|Composting is a great way to reduce
waste created in the home and utilize it instead of sending it to a
The product of composting is an excellent nutrient-rich material that
be used to fertilize gardens and trees- improving productivity and
in your garden while saving you money on fertilizer.
A garden that is fertilized with composted materials can better hold oxygen and water, drain more efficiently, and produce plants with fewer insect and disease problems. Composted humus promotes the growth of beneficial microorganisms in soil, and discourages harmful ones.
Different composting methods have been developed to best meet environmental conditions (eg: humid/tropical, dry/arid). Special considerations, which are described below, need to be made to compost effectively in arid environments where a lack of ambient humidity may desiccate organic matter before it has time to decompose.
|An assessment should be made
before settig up a compost pile, to
determine if composting is even a possibility. Reducing waste is one
reason why people compost, however, most people compost in order to
create fertilizer that improves garden productivity. The main
considerations for composting in an arid environment are 1) time, 2)
effort, 3) sufficient water. As shown below, the no-tending method
require very little time, but the composter may encounter difficulties
if the pile is not given any attention (see Troubleshooting below). If that is
the case, the
composter must determine if the payoff is worth the time needed to tend
the pile. If the pile is tended, some effort is required. It is
understood that many people are busy with work and other household
chores and mixing a composting pile may not be a priority. Thus, if
the no-tending composting pile does not work, then, once again, the
user must weigh effort versus payoff and decide if composting is
appropriate. The third consideration, having sufficient water, is
important in an arid environment. Obviously, it is not going to be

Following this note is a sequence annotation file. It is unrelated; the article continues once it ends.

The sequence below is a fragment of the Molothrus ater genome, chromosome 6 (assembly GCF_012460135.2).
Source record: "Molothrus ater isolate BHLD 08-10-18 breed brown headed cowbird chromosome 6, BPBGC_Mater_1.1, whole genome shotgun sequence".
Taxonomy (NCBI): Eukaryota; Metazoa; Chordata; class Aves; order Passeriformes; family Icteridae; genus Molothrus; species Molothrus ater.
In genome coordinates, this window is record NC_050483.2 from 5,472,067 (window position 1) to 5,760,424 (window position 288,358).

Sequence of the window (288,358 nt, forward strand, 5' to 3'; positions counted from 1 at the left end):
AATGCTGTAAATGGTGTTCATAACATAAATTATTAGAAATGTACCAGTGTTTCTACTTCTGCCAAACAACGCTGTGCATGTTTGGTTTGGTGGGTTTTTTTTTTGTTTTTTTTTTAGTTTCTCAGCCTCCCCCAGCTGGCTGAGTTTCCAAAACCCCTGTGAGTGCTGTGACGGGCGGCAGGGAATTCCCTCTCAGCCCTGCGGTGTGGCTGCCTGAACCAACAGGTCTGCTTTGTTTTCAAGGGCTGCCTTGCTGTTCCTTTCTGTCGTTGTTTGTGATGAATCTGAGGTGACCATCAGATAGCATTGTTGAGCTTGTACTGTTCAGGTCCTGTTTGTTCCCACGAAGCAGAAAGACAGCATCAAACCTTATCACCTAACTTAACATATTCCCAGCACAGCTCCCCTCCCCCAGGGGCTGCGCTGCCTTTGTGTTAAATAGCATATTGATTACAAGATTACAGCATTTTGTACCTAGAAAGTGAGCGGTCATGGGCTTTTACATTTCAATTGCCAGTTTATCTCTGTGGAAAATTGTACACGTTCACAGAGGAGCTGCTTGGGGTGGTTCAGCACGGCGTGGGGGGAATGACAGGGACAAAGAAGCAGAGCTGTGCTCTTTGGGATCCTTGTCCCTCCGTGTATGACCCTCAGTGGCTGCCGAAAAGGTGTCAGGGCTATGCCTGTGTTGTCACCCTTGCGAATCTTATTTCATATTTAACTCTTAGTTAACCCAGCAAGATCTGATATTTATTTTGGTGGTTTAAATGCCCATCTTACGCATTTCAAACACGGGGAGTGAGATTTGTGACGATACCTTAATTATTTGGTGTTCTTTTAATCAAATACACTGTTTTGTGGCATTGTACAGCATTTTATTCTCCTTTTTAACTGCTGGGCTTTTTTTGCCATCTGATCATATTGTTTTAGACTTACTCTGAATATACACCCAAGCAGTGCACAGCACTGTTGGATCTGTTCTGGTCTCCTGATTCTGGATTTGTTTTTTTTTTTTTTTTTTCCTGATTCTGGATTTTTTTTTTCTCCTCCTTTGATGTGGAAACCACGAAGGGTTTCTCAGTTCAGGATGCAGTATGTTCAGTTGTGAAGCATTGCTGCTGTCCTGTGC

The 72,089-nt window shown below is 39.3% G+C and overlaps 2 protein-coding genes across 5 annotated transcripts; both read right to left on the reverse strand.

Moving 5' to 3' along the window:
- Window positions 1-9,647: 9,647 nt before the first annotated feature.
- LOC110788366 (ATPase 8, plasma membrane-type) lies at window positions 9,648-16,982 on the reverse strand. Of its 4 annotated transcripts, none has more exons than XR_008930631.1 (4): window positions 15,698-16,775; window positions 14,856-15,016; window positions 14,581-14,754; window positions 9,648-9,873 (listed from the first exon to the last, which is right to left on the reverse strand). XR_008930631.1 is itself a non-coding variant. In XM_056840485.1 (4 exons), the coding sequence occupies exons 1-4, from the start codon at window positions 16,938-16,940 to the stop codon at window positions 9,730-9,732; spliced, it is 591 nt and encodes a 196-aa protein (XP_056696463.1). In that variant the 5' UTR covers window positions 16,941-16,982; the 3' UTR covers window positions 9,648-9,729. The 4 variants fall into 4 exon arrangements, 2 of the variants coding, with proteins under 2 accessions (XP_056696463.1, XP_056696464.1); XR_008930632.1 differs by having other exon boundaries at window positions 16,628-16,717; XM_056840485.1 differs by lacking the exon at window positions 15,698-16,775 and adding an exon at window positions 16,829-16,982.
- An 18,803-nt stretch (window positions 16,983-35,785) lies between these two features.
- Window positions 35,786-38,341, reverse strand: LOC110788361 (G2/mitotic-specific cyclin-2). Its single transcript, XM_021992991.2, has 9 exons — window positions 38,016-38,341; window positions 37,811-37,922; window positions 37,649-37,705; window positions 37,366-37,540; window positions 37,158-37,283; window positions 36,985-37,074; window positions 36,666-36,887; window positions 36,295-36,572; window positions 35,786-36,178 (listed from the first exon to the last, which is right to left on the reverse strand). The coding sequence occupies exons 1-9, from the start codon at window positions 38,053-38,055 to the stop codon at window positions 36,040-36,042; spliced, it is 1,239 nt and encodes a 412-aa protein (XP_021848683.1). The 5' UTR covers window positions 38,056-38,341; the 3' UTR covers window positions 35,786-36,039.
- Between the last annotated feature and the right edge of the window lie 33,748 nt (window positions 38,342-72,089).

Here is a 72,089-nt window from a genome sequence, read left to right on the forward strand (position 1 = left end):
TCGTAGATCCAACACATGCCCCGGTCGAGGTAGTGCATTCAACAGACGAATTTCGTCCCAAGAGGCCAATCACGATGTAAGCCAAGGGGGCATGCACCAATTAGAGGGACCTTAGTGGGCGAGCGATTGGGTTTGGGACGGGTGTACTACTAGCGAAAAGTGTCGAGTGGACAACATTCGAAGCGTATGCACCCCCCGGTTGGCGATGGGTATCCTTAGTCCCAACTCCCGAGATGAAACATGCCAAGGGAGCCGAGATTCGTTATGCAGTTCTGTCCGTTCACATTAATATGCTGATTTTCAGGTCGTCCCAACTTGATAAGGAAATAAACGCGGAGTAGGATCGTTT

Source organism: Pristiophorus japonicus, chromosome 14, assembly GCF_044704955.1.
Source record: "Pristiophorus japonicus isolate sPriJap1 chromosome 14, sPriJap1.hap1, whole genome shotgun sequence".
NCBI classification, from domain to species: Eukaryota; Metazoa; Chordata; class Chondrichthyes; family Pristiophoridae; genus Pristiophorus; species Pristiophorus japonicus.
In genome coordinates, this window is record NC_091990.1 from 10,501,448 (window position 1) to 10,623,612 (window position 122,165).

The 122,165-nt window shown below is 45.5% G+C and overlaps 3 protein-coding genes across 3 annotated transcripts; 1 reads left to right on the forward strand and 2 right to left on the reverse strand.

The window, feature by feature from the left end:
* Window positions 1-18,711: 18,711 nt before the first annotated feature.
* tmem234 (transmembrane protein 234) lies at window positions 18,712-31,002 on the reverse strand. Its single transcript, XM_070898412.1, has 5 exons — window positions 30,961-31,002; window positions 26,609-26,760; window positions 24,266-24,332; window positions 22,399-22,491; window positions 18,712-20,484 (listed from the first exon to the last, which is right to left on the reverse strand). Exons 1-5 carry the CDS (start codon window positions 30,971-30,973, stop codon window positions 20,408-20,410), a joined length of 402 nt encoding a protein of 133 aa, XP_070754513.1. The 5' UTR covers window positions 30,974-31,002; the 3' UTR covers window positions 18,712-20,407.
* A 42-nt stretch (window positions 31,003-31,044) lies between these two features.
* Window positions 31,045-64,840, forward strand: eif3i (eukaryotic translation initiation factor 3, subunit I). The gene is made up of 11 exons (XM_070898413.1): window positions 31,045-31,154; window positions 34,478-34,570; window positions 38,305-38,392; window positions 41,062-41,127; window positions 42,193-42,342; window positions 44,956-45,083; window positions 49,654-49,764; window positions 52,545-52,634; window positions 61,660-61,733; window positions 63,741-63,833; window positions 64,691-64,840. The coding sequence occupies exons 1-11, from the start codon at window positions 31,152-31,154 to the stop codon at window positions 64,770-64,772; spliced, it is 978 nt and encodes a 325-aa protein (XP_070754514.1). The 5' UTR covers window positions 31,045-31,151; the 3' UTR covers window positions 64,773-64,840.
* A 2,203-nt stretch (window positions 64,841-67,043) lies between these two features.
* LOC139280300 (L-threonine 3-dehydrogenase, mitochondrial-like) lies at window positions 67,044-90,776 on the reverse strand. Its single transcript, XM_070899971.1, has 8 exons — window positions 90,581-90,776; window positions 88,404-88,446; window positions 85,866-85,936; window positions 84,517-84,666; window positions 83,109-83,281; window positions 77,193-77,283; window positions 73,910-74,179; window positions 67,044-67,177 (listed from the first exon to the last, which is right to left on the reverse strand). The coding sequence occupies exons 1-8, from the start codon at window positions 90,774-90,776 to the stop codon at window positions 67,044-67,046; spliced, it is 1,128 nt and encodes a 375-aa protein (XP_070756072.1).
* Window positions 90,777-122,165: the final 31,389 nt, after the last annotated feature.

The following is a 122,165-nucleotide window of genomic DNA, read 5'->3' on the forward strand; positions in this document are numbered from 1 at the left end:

appropriate to compost if water is needed, yet scarce. Keep in mind,
however, that dirty water from the kitchen (dishwater, for example) and
urea can be used.
Composting is the process of breaking down and decomposing organic matter. Microorganisms in the pile feed on the material that you put into the compost, and in return give off CO2, water, heat and humus. Humus is the stable organic end product that holds the nutrients that can then be used in your garden.
The microorganisms that do the composting work are bacteria and fungi. The fungi break down the tougher debris in the compost pile, allowing the bacteria to continue decomposing the broken down material.
These microorganisms in your pile survive on the organic ingredients or your compost, but they need certain conditions to survive and work most efficiently. Moisture is an important element; compostpiles should contain 40-55% moisture, like a wrung out wet sponge. Too little moisture desiccates the microorganisms, and too much drowns them. Temperature is anther important aspect too. Though there is a range of temperatures that all the different organisms thrive at, the pile should not reach above 65°. Temperatures below 55° don’t kill the pathogens that are unsanitary to humans, but lower temperature composting is effective also, it just takes longer.
The bacteria live on the contents of the pile, but the actual active “feed” is the carbon and nitrogen that is contained in the organic matter, along with the oxygen necessary for aeration. This is what the microorganisms use to decompose the compost. The ideal mixture for your compost pile is to have a 30:1 ratio for C:N, but this does not need to be a precise measurement, and can be judged on the heat and smell of your compost- see below under How do I maintain it?
|Composting is a great way to deal
scraps, yard waste, and animal manure. These things are all great
to a successful compost pile, and add different nutrients to the
Most kitchen waste is great to throw in, including fruit and vegetable
egg shells, coffee grounds and filters, graywater, corn cobs and more.
Kitchen waste is usually high in moisture, which makes it and important
component in aird-environment composting.
Dairy products can be composted, but should be buried in the pile to
the smell that they generate, which may attract animals. Fatty
like meat and oils should not go in your compost pile.
|Corncobs||Dog and cat feces
||Breads and grains